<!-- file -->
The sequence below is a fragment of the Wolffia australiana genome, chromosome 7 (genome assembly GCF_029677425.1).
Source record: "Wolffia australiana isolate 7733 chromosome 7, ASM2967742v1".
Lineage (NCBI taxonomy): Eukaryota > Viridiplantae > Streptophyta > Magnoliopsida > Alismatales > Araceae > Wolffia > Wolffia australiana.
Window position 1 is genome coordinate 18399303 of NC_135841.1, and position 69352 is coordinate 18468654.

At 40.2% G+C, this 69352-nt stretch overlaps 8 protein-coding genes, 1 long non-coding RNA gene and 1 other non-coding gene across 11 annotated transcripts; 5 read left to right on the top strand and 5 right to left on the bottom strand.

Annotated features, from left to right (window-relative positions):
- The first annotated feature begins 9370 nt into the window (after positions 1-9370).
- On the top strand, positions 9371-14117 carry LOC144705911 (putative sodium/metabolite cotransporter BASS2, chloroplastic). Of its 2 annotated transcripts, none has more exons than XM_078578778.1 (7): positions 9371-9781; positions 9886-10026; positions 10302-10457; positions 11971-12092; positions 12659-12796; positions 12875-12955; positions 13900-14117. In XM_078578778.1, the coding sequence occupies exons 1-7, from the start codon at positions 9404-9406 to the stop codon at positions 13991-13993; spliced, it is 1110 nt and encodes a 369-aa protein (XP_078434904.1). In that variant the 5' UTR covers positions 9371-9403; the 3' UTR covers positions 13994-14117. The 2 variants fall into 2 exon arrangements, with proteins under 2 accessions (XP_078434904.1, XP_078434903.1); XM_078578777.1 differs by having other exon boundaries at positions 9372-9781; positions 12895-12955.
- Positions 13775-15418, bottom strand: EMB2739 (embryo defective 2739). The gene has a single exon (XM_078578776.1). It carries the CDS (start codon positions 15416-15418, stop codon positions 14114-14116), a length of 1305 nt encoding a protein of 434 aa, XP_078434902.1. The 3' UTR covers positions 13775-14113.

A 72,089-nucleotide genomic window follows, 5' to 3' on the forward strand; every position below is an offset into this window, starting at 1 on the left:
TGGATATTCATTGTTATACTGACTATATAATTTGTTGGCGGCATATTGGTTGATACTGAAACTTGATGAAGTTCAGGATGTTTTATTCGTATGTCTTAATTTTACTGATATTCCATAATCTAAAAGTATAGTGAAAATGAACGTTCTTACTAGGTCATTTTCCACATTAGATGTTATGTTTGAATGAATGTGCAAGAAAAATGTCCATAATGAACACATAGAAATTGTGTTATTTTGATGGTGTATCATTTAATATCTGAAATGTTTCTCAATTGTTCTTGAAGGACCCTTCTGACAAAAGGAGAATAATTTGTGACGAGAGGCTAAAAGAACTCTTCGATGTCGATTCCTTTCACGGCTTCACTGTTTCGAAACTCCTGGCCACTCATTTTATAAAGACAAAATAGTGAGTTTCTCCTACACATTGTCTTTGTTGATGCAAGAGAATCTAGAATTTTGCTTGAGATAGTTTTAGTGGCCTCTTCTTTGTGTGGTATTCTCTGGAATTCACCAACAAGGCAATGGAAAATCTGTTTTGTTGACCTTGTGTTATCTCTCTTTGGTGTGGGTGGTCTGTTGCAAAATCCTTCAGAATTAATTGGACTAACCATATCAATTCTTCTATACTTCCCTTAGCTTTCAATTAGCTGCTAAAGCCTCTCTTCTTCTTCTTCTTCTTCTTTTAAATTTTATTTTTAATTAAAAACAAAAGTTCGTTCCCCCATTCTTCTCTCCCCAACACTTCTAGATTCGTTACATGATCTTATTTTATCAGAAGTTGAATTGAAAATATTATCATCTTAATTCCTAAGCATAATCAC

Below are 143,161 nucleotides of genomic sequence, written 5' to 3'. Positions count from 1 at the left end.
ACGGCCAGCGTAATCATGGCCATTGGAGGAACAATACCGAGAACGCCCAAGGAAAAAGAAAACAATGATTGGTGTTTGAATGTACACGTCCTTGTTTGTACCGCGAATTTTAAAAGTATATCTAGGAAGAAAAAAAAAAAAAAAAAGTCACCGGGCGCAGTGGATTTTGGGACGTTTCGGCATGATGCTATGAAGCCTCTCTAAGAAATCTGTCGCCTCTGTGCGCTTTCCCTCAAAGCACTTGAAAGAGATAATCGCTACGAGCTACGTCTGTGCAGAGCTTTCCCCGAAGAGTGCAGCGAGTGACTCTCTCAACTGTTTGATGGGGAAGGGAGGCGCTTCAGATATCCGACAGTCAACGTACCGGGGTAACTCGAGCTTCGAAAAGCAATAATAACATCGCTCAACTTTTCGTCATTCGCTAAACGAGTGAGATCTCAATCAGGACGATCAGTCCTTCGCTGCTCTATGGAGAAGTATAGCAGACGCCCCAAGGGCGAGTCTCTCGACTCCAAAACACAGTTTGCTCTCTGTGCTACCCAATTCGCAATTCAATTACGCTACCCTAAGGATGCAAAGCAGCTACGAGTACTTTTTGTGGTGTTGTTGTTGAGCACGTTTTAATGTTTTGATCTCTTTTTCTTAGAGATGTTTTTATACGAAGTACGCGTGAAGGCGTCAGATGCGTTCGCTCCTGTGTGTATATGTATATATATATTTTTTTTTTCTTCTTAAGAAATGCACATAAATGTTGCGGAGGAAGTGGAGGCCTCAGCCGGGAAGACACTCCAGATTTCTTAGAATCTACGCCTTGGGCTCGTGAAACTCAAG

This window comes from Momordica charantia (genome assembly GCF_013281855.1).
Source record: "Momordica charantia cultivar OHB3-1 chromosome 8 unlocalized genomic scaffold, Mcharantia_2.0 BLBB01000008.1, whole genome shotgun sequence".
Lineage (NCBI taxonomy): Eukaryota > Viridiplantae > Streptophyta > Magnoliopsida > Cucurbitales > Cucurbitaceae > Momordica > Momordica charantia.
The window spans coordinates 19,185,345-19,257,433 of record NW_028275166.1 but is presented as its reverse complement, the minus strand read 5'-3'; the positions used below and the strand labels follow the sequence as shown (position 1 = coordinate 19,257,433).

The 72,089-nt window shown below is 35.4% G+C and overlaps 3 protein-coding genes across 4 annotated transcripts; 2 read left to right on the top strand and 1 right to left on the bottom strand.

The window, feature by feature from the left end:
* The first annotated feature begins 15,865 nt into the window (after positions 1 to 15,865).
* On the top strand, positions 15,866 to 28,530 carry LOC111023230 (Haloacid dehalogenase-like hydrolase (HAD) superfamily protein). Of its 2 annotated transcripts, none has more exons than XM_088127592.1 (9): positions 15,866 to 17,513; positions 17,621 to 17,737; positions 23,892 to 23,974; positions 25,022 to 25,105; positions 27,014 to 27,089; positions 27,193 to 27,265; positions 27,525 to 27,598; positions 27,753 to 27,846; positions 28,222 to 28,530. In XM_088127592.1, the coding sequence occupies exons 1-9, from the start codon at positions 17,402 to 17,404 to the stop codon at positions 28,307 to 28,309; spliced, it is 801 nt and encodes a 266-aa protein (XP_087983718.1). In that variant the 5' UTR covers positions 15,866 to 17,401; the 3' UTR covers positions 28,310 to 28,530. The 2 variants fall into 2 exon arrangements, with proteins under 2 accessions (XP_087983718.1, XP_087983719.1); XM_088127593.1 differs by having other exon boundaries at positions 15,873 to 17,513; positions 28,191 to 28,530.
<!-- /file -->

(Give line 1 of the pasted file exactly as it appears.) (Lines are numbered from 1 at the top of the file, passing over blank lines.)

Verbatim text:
The sequence below is a fragment of the Wolffia australiana genome, chromosome 7 (genome assembly GCF_029677425.1).